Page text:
Some tow or three years ago, however, says a correspondent of the N.Y. [Tribune,] the Prohibition party, which, in Mississippi at least, is composed largely of, if not practically identical with, the Baptist Church, undertook to launch a propaganda of special and peculiar violence. They began through their newspapers, and, having in this way and by pulpit fulmination lashed public sentiment into something very like fury, they bore down on the Legislature in great numbers.

Colonel Hamilton was at that time a member of the Mississippi Senate, a straight-out, old-fashioned Democrat in his political and an Episcopalian in his religious practice. Being a strong man, a popular man, and a legislator of force and influence, he was naturally the object of the Prohibition efforts, first by persuasion and importunity, afterward by threats and denunciation. Among the means employed to coerce Colonel Hamilton, or, failing in that, to destroy his influence by detraction and aspersion, was a paper issued in Jackson and edited by a young man named Roderick Gambrell. The paper was an organ of the movement, and its editor was the son of a Baptist preacher who figured in the vanguard of the crusade. For weeks the paper reeked with abuse of Colonel Hamilton, aspersing his character, attacking his honor, denouncing his motives and his acts until the man’s very home was rendered miserable, and his friends began to wonder whether he had not endured more than enough.

At last the tragedy culminated, but under such circumstances of mystery as lent it a strange and fearful horror. One night, about 10 o’clock, immediately after the arrival of the southbound train of the Illinois Central Railroad, Colonel Hamilton started homeward from the depot in a hack, which had been sent to meet him. The town proper lies half a mile or more to the east, and it is the general custom of residents to cover the distance in a vehicle. Gambrell had arrived by the train;but had left the depot immediately on foot, and those who were lingering about the platform and who knew the parties thought there was no danger of a collision, at least that night. A few hundred feet from the depot, going toward town, there is a bridge, and as the loiterers at the station heard Hamilton’s hack rattling over the resounding wooden structure they turned with sighs of relief to disperse to their homes. Suddenly, however, a shot rang out from the direction of the bridge. The hack was heard to stop, and there was a sound as of some one jumping from it. Then another shot and another and then the hack started off at a furious pace, the terrified driver lashing his horses to their top speed. were the antagonists separated? No; the firing began again, and for a few moments assumed the magnitude almost of a fusilade. And now other, and still more dreadful sounds were heard — the sounds of furious men locked in a death-struggle, beating and tearing at each other’s throats and faces like two madmen.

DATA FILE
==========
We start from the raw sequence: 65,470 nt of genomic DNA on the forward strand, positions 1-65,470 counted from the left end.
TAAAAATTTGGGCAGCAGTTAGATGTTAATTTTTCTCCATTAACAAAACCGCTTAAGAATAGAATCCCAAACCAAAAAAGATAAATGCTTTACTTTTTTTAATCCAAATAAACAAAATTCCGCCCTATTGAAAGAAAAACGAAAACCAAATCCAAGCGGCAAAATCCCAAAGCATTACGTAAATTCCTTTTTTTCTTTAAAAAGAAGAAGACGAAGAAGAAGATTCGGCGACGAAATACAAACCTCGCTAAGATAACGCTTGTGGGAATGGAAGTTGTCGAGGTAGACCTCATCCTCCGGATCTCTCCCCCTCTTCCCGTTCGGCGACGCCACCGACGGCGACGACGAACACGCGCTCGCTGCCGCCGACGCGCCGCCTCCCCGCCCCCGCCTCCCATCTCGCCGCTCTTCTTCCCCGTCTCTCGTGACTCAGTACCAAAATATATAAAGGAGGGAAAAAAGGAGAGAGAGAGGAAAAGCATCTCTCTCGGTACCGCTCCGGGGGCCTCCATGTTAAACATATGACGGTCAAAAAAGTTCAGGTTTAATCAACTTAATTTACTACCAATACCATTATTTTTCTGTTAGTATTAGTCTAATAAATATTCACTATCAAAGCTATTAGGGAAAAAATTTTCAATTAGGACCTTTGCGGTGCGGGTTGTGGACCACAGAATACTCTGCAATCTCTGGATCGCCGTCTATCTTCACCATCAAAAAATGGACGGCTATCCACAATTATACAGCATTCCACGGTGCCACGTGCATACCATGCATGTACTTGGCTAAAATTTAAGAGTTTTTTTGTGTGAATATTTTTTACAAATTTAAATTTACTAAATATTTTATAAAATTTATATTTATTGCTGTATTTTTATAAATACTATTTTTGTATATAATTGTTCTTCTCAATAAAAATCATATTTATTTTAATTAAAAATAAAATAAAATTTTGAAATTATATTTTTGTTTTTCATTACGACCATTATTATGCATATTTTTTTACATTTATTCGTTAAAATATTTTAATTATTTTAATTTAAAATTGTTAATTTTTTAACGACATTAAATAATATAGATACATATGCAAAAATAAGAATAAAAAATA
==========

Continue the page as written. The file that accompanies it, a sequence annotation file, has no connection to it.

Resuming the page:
NOTE: This one section was of poor quality and difficult to read:

Scores of people had by this time gathered, but none dared go too near. They hung a?????? on the outer rim of the darkness ???……. piercing cries had faded into silence and the last groan had died away did the listeners find courage to approach, only to find Grambrell lying dead; and Hamilton dead, too, as they thought, lying across the corpse. They were drenched in each other’s blood, both bore frightful wounds, and they had torn and beaten each other with horrible fury until insensibility overtook them.

It was a strange trial — a trial without witnesses to the fact. Nobody knew the details except the one survivor, who lay for weeks hovering between life and death.

Cambridge City Tribune (Cambridge City, Indiana) Feb 13, 1890

The rest of the Roderick D. Gambrell biography (written by the anti-liquor crusaders, so not biased at all) can be read online:

Title: The Passing of the Saloon: an authentic and official presentation of the anti-liquor crusade in America
Editor: George M. Hammell
Publisher: F.L. Rowe, 1908
Pages 123-125

Jones Stewart Hamilton biography can be read online in the following book:

Title: Mississippi: Contemporary Biography
Volume 3 of Mississippi: Comprising Sketches of Counties, Towns, Events, Institutions, and Persons, Arranged in Cyclopedic Form
Editor: Dunbar Rowland
Publisher    Reprint Co., 1907
Page 311

This incident is also mentioned in the following book:

Title: Editors I Have Known Since the Civil War: (rewritten and reprinted from letters in the Clarion-ledger)
Author: Robert Hiram Henry
Published: 1922
Pages 134-135 Hamilton-Gambrell
Pages 135-137Adams-Martin

My previous post about the Wirt Adams-John H. Martin incident.

The Double Death Which Disgraced Mississippi

October 5, 2010


Which Disgraced Mississippi Last Tuesday.

The Fatal Meeting Between General Wirt Adams and Mr. John H. Martin — The Cause of the Tragedy.